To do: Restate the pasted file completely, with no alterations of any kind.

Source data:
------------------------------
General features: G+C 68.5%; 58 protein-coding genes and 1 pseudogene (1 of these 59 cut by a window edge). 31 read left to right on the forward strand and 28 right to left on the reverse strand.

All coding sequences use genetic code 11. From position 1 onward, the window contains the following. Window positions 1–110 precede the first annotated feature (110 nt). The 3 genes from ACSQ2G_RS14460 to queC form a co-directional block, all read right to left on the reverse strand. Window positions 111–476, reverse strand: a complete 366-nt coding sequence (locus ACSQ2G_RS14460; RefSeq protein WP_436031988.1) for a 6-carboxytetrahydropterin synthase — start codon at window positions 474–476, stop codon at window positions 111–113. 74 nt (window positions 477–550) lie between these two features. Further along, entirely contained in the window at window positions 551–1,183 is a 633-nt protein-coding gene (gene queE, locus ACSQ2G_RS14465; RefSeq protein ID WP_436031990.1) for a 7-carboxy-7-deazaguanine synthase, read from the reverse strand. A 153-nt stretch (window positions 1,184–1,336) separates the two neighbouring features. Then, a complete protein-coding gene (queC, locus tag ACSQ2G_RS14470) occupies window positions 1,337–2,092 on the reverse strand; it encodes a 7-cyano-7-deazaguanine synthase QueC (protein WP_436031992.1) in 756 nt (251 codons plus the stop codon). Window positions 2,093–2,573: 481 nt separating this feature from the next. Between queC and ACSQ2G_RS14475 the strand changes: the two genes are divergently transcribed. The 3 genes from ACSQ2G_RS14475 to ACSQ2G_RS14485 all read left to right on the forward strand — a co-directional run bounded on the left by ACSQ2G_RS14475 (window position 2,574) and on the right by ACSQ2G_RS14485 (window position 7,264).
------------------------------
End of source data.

General features: G+C 68.5%; 58 protein-coding genes and 1 pseudogene (1 of these 59 cut by a window edge). 31 read left to right on the forward strand and 28 right to left on the reverse strand.

All coding sequences use genetic code 11. From position 1 onward, the window contains the following. Window positions 1–110 precede the first annotated feature (110 nt). The 3 genes from ACSQ2G_RS14460 to queC form a co-directional block, all read right to left on the reverse strand. Window positions 111–476, reverse strand: a complete 366-nt coding sequence (locus ACSQ2G_RS14460; RefSeq protein WP_436031988.1) for a 6-carboxytetrahydropterin synthase — start codon at window positions 474–476, stop codon at window positions 111–113. 74 nt (window positions 477–550) lie between these two features. Further along, entirely contained in the window at window positions 551–1,183 is a 633-nt protein-coding gene (gene queE, locus ACSQ2G_RS14465; RefSeq protein ID WP_436031990.1) for a 7-carboxy-7-deazaguanine synthase, read from the reverse strand. A 153-nt stretch (window positions 1,184–1,336) separates the two neighbouring features. Then, a complete protein-coding gene (queC, locus tag ACSQ2G_RS14470) occupies window positions 1,337–2,092 on the reverse strand; it encodes a 7-cyano-7-deazaguanine synthase QueC (protein WP_436031992.1) in 756 nt (251 codons plus the stop codon). Window positions 2,093–2,573: 481 nt separating this feature from the next. Between queC and ACSQ2G_RS14475 the strand changes: the two genes are divergently transcribed. The 3 genes from ACSQ2G_RS14475 to ACSQ2G_RS14485 all read left to right on the forward strand — a co-directional run bounded on the left by ACSQ2G_RS14475 (window position 2,574) and on the right by ACSQ2G_RS14485 (window position 7,264).